Seeking to relocate the city’s preschool, administrative offices and school bus transportation office —all now situated in the Fuller school building — the city formally requested proposals for a new site to host the programs and offices, posting their request Wednesday morning.
The School Committee had hoped to see preschoolers waving a final goodbye to Fuller at the start of this school year, but now are aiming to empty the Fuller school building by this fall, citing “sporadic” heating in the building, leaks in the infrastructure, handicap accessibility issues and subpar security, according to School Committee Chairman Jonathan Pope.
“Our goal is to not have the preschool in the Fuller building come September,” Pope said. “If we can get the other functions out of there, then that’s a bonus. But we really want to get the preschool out.”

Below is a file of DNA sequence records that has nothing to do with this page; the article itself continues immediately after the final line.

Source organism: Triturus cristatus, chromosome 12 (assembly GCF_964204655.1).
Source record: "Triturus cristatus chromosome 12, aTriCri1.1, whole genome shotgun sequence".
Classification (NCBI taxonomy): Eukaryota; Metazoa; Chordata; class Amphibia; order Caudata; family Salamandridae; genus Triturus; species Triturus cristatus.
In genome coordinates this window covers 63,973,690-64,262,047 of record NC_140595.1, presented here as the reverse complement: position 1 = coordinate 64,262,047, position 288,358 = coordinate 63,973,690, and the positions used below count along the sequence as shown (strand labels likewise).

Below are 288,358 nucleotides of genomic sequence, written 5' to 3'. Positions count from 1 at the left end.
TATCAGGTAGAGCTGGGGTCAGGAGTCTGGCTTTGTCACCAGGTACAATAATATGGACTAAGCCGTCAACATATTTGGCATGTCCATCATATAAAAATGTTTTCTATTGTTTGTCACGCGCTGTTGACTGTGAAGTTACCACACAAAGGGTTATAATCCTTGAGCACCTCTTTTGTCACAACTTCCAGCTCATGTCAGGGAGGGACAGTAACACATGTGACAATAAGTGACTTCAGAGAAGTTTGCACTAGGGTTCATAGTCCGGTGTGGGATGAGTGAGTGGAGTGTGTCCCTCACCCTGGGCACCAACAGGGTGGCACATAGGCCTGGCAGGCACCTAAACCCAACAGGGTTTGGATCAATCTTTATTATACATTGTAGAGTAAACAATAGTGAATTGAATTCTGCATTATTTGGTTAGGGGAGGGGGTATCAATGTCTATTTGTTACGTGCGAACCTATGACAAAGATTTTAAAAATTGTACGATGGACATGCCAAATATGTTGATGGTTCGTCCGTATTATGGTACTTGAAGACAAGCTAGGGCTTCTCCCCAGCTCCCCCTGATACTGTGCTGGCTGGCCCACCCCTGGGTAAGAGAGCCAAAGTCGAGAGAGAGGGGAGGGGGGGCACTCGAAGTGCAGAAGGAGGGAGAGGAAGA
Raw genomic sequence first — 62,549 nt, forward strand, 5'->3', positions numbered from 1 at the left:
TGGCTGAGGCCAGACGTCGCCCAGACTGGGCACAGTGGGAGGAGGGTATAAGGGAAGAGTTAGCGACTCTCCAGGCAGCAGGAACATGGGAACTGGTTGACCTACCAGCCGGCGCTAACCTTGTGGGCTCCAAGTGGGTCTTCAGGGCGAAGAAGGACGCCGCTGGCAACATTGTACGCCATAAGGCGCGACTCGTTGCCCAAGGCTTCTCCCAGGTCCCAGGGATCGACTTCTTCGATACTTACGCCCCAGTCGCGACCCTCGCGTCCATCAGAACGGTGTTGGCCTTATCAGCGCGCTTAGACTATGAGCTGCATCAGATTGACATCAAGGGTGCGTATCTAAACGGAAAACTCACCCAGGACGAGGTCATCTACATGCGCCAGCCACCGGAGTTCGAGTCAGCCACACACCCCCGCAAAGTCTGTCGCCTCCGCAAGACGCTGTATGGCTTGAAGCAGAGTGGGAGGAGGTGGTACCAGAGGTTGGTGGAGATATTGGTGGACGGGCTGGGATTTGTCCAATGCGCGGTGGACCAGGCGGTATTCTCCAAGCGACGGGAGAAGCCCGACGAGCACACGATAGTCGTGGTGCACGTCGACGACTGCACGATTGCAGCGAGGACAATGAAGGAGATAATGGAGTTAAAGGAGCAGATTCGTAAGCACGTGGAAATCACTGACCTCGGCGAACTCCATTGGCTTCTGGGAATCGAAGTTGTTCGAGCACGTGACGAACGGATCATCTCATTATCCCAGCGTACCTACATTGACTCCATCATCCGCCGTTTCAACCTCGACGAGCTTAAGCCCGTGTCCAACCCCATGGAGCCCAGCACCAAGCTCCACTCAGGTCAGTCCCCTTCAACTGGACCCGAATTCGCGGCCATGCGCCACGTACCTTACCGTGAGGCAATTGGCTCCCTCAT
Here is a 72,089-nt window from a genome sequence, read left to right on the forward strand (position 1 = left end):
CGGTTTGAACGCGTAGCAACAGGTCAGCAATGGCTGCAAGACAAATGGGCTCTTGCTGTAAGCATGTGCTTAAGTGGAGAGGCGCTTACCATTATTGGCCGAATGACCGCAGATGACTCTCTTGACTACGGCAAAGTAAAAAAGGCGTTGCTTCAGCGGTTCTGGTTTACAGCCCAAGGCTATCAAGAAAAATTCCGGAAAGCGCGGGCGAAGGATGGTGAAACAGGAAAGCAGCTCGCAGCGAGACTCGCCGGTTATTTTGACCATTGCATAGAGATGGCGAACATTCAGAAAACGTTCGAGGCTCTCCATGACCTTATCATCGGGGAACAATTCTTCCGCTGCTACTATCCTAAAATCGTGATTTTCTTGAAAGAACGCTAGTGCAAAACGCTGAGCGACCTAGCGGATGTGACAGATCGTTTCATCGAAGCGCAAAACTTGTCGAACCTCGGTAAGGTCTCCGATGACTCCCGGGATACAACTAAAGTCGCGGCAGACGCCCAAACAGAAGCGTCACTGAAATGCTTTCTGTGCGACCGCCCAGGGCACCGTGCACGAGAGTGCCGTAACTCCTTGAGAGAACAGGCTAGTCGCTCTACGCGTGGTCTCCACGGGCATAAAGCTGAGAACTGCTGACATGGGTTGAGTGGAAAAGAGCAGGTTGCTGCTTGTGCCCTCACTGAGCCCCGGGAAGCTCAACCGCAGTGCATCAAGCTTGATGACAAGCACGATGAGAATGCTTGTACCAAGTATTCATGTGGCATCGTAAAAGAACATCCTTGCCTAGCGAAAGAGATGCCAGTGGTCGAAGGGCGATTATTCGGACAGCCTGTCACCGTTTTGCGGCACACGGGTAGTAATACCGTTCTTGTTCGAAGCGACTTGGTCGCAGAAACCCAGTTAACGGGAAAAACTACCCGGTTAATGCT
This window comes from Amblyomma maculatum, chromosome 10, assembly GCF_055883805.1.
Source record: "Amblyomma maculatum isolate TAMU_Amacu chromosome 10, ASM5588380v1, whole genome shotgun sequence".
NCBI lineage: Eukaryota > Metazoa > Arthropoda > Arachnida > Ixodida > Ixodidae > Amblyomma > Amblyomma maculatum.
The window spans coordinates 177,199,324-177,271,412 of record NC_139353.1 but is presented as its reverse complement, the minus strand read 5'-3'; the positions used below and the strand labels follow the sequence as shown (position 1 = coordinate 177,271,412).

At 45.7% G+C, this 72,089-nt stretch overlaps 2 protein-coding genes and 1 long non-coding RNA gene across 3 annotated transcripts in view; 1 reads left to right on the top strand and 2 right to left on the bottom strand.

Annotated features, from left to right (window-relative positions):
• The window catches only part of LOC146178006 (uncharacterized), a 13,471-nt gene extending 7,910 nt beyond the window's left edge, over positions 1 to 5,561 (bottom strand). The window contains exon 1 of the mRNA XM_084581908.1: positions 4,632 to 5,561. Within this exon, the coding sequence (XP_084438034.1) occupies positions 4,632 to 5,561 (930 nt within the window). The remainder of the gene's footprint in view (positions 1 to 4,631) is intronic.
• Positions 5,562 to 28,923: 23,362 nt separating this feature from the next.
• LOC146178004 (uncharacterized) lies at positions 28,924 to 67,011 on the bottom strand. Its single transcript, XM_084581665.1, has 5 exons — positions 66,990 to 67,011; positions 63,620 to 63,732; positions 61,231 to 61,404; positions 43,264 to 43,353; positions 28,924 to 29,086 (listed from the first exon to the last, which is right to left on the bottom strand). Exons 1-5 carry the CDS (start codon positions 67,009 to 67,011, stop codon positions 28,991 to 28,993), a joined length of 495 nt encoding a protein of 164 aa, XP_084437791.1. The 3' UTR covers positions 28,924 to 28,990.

The school committee voted unanimously to issue the request for proposals, which specifies that an applicant’s property should be handicap accessible and available for a three year lease period, with the option to add a one-year renewal twice at the city’s sole discretion. The request for proposals does not specify a square footage request or provide any information about rent pricing.
The state mandates that Gloucester maintain a preschool to serve special needs children between the ages of nearly 3 up to kindergarten age. And that pool is growing in Gloucester, according to Pope, who said 16 or 17 students were referred to the Gloucester preschool in the same period of time that the city has typically seen 6 or 7 referrals.
”There was a big jump. We’re expecting more kids anyway, which makes it even more urgent that we have a facility,” Pope said.
The School Committee had applied for a grant to move the preschool into the Pathways building on Emerson Avenue, but that grant was denied, according to Pope. Without the grant, the city did not have funds to renovate the unfinished portions of the Pathways building where they had hoped to relocate, which left the committee searching hurriedly for solutions, Pope said.